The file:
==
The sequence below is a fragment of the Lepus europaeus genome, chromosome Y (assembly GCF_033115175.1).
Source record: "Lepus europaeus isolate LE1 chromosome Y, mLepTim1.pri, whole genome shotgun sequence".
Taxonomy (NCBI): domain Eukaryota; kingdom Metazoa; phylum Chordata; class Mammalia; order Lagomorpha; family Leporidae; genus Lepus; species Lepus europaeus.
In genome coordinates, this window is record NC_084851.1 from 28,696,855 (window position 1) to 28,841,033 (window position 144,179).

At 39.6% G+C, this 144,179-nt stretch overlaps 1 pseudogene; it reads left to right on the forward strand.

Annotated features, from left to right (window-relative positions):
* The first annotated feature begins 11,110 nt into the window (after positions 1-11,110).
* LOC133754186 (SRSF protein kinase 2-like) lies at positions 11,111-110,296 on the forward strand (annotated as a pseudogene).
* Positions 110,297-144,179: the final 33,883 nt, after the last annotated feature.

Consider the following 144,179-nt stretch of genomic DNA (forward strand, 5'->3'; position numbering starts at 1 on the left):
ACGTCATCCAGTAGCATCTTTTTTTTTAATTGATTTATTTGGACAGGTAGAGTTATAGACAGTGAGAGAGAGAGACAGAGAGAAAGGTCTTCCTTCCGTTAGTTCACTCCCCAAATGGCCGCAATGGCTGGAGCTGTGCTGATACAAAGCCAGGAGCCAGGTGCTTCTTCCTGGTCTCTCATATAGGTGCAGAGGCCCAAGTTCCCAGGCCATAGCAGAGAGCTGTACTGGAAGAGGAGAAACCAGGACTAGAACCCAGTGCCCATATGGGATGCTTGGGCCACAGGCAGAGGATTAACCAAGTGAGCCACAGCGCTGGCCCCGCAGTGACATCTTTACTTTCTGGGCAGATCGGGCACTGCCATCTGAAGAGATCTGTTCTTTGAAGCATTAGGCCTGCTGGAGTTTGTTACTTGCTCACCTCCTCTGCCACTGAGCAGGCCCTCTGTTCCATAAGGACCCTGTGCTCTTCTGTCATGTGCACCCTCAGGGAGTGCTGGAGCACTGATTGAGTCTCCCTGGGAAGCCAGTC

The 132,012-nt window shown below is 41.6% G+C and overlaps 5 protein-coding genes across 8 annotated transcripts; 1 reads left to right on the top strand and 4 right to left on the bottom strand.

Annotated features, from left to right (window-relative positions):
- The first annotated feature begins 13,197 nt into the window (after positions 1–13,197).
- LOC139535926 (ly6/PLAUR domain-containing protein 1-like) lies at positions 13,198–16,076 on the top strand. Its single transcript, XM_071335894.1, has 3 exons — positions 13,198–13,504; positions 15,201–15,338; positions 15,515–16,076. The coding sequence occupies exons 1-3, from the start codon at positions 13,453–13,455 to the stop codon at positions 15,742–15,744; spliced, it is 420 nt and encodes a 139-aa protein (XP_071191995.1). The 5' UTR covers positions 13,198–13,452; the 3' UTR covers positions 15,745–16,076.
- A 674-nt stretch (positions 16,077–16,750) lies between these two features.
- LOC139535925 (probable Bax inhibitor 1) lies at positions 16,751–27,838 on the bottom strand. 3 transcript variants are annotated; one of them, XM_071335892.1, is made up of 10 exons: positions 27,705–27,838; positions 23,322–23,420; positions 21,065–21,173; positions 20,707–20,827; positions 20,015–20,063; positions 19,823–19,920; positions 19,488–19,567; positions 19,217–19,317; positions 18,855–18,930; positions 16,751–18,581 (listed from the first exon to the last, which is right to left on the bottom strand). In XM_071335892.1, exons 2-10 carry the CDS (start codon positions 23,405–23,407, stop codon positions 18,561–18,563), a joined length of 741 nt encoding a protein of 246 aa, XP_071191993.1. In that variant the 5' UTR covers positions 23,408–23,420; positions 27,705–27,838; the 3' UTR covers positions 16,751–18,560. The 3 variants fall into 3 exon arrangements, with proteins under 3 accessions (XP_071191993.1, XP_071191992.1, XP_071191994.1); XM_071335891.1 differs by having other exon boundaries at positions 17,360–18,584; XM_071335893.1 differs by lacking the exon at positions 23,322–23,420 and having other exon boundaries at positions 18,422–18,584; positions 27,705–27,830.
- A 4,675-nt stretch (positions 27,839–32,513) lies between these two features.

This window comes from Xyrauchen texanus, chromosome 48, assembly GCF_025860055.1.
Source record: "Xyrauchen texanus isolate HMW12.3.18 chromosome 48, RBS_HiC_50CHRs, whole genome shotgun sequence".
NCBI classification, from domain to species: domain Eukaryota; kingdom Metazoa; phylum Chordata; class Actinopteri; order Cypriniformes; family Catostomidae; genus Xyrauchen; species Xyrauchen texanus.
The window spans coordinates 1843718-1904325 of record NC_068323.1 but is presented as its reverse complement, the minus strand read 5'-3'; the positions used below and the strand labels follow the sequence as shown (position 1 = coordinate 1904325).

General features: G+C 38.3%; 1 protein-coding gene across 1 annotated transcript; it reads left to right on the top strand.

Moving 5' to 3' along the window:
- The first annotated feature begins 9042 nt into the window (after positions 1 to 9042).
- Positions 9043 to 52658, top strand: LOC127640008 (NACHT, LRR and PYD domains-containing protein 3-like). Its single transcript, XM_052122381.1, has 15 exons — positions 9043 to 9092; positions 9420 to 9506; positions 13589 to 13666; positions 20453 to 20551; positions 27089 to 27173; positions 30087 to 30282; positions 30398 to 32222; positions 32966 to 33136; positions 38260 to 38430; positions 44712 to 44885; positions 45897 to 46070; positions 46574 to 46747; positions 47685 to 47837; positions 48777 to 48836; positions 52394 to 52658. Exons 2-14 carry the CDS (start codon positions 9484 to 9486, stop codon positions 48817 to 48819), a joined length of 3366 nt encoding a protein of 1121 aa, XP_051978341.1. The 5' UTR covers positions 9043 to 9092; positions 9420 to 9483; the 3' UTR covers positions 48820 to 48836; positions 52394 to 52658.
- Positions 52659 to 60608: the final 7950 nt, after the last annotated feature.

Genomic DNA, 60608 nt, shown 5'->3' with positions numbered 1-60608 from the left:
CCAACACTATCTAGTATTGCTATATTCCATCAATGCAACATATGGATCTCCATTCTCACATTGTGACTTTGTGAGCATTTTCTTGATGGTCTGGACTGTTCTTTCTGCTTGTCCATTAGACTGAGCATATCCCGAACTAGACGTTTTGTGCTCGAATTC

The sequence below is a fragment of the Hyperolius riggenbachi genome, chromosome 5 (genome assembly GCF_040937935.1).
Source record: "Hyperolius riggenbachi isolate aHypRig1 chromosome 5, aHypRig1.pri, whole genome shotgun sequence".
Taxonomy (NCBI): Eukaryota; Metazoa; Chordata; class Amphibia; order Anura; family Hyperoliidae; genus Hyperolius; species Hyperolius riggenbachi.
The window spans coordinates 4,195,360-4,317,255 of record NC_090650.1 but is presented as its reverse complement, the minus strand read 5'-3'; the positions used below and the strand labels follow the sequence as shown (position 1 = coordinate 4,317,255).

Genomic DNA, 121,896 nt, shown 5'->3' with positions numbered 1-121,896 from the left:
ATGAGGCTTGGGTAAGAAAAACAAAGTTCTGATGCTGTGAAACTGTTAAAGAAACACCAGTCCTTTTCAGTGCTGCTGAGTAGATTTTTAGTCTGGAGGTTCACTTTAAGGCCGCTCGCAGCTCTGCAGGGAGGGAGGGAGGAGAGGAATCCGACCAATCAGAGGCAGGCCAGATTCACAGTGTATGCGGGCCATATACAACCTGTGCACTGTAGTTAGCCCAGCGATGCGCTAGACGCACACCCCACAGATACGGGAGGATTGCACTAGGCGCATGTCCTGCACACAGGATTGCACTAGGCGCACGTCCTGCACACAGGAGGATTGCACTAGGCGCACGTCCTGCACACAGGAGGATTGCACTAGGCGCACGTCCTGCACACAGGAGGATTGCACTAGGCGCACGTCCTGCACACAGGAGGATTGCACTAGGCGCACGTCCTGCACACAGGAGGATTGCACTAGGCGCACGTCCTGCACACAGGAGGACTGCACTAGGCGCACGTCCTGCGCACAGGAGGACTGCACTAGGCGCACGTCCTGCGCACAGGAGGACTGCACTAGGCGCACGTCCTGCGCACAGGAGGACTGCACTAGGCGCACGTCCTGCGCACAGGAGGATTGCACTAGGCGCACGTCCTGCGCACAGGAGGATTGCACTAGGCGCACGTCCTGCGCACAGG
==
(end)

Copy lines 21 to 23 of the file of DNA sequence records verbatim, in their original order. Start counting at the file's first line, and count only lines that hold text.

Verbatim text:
NCBI classification, from domain to species: domain Eukaryota; kingdom Metazoa; phylum Chordata; class Actinopteri; order Cypriniformes; family Catostomidae; genus Xyrauchen; species Xyrauchen texanus.
The window spans coordinates 1843718-1904325 of record NC_068323.1 but is presented as its reverse complement, the minus strand read 5'-3'; the positions used below and the strand labels follow the sequence as shown (position 1 = coordinate 1904325).

General features: G+C 38.3%; 1 protein-coding gene across 1 annotated transcript; it reads left to right on the top strand.